On May 28, Audra Carter made Hoboken Fire Department history by becoming the first female battalion chief , but the momentous decision was not without controversy as union representatives and some council members questioned the promotion.
“This decision by the mayor of course comes with noise, passing over the highest ranked candidates seemingly because of their support of non Team Bhalla candidates,” said Councilwoman Tiffanie Fisher in a statement.
According to Civil Service, two individuals were ranked higher on the list than Carter for the promotion. According to the New Jersey Election Law Enforcement Commission, the highest ranked candidate contributed to the reelection campaign of Councilman Ruben Ramos in 2019.
Fisher’s assertion aside, she said, “A huge congratulations to our new Battalion Chief Audra Carter (who happens to share her unusual name with my sister)!”
City spokesperson Vijay Chaudhuri, meanwhile, said Mayor Ravi Bhalla chose Carter simply because she was the best candidate for the job.
“Battalion Chief Carter was chosen by Mayor Bhalla for promotion due to her outstanding qualifications, and 18 years of experience in the fire department, more than any other applicant,” Chaudhuri said. “He chooses to celebrate this historic occasion for what it truly is – the first woman to achieve the rank of Battalion Chief in 171 years.”
Local 1076 which, represents Hoboken Fire Officers, seeks to have the higher ranked candidates “made whole” by also promoting them to battalion chief. The union opposes the process that promoted Carter instead of promoting the top candidate on the Civil Service Eligibility List.
Civil service list rules
“The Hoboken Fire Officers Local 1076 takes a strong position in following the civil service list,” said Bernie Grilletti, president of the union. “I’ve been a member of the Hoboken Fire Department for 19 years, and during the past 19 years, and probably before that, promotions have been done based on ranking of the civil service list. The only exception to that was if any disciplinary action was taken, and with candidates one and two no disciplinary action has been taken against them.”
Grilletti said the union has no problem with Carter, stating “I have nothing against candidate number 3. It’s just the process we have a problem with. There is nothing against her at all. She is a dues paying member. Our concerns are just about this promotional process the city decided to change.”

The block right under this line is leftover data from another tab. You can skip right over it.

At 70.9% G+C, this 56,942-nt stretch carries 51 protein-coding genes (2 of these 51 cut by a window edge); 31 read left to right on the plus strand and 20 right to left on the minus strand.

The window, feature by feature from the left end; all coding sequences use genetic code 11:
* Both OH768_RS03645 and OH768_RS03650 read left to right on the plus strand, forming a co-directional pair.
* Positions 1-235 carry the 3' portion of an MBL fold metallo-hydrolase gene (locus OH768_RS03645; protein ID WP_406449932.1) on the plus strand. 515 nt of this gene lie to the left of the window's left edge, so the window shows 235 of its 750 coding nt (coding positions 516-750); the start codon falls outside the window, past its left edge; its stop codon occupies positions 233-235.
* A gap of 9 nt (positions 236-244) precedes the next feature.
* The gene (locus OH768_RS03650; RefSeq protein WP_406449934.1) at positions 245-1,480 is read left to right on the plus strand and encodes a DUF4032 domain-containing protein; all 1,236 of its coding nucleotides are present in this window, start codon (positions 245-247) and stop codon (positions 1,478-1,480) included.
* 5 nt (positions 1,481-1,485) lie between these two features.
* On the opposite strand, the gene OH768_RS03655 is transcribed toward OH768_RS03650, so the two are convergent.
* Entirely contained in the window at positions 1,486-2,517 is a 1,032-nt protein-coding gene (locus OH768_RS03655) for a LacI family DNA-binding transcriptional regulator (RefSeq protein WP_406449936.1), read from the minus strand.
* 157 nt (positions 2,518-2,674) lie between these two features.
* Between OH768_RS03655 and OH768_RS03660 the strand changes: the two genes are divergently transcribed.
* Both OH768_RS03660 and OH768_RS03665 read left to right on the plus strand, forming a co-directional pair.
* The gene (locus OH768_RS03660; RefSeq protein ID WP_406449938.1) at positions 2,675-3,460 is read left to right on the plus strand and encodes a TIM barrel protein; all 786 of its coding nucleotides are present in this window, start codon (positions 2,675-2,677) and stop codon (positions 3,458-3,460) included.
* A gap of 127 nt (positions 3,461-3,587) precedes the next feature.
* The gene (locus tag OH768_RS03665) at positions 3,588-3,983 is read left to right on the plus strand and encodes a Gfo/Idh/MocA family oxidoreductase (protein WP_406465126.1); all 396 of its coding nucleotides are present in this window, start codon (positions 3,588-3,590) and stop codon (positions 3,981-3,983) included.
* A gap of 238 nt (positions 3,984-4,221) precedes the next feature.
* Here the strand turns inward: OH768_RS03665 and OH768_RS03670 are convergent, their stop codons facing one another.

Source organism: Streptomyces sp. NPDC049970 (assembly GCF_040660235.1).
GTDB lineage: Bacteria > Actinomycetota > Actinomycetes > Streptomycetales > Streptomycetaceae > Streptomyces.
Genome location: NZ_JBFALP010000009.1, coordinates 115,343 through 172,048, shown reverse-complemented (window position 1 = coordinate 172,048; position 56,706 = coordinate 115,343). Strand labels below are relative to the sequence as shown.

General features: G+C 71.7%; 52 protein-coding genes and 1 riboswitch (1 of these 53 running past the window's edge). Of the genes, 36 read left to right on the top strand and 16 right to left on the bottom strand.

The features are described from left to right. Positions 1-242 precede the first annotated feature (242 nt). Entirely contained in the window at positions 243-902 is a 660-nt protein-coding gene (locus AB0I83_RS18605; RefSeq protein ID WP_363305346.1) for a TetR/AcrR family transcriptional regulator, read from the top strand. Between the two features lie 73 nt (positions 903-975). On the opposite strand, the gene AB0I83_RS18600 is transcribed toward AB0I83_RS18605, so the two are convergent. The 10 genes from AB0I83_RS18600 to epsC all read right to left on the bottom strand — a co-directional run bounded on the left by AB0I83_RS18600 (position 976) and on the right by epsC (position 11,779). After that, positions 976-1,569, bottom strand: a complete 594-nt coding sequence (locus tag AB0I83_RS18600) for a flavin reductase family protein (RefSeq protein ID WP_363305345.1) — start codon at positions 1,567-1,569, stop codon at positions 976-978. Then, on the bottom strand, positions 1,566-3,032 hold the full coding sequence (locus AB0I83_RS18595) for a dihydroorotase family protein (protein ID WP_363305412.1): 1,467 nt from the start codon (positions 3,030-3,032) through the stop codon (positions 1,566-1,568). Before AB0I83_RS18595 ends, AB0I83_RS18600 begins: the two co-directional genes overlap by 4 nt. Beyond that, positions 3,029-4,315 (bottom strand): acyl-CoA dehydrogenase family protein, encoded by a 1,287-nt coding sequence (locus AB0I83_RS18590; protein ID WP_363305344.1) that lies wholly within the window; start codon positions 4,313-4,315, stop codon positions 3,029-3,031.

However, Chaudhuri said the mayor has the statutory right to choose from the list of applicants who qualify for the job as past mayors have done.
“Mayors in Hoboken for decades have exercised the statutory ability, given Hoboken’s form of government, to choose from a list of qualified applicants, after a thorough review which includes a review of qualifications and experience, for promotion,” Chaudhuri said. “Battalion Chief Carter had more years of experience than any other candidate for the position. Along with many other qualifications and excellent knowledge of Hoboken Fire Department procedures, Mayor Bhalla concluded that Ms. Carter was the best applicant for the job.”
Chaudhuri further stated that how a candidate scores on the civil service test is just one part of what the mayor takes into consideration.
“Those who score highest on tests are many times not chosen after a consideration of a number of factors, which has in fact been the case many times with promotions in both the Hoboken Police Department and Hoboken Fire Department…” he said.
Grilletti said the union is in discussions with the city to define the process and promote the other two fire captains who have been in the HFD for more than 15 years, saying that the pair are “upset with the process.”
According to Grilletti, the HFD’s current table of organization calls for seven battalion chiefs but “we would like to get it raised to nine to provide two additional spots for candidates 1 and 2.”
Introducing Battalion Chief Carter
Audra Carter is an 18-year veteran of the HFD, having served as a firefighter for ten years and as a fire captain since 2011.
Throughout her career, she displayed expertise in modern fire suppression and fire prevention principles, marine rescue, emergency preparedness, and emergency medical services, according to the city.
As a fire captain, Carter was responsible for leading and participating in emergency responses, including fires, rescues, accidents, medical situations, and other hazardous conditions. She was also responsible for ensuring calls for service were responded to in a safe and timely manner.
She graduated from Fairleigh Dickinson University in 2000 with a B.S. in Business Administration. She graduated from the Bergen County Fire Academy in 2003 and achieved a “U.S. of America Merchant Marine Credential” from the Nautical School of New York.
She holds certification in CPR & First Aid; Incident Management System (I-100, I-200, I-300); IS-700 National Incident Management System; Hazardous Materials Awareness and Operations; and Hazardous Materials Incident Analysis.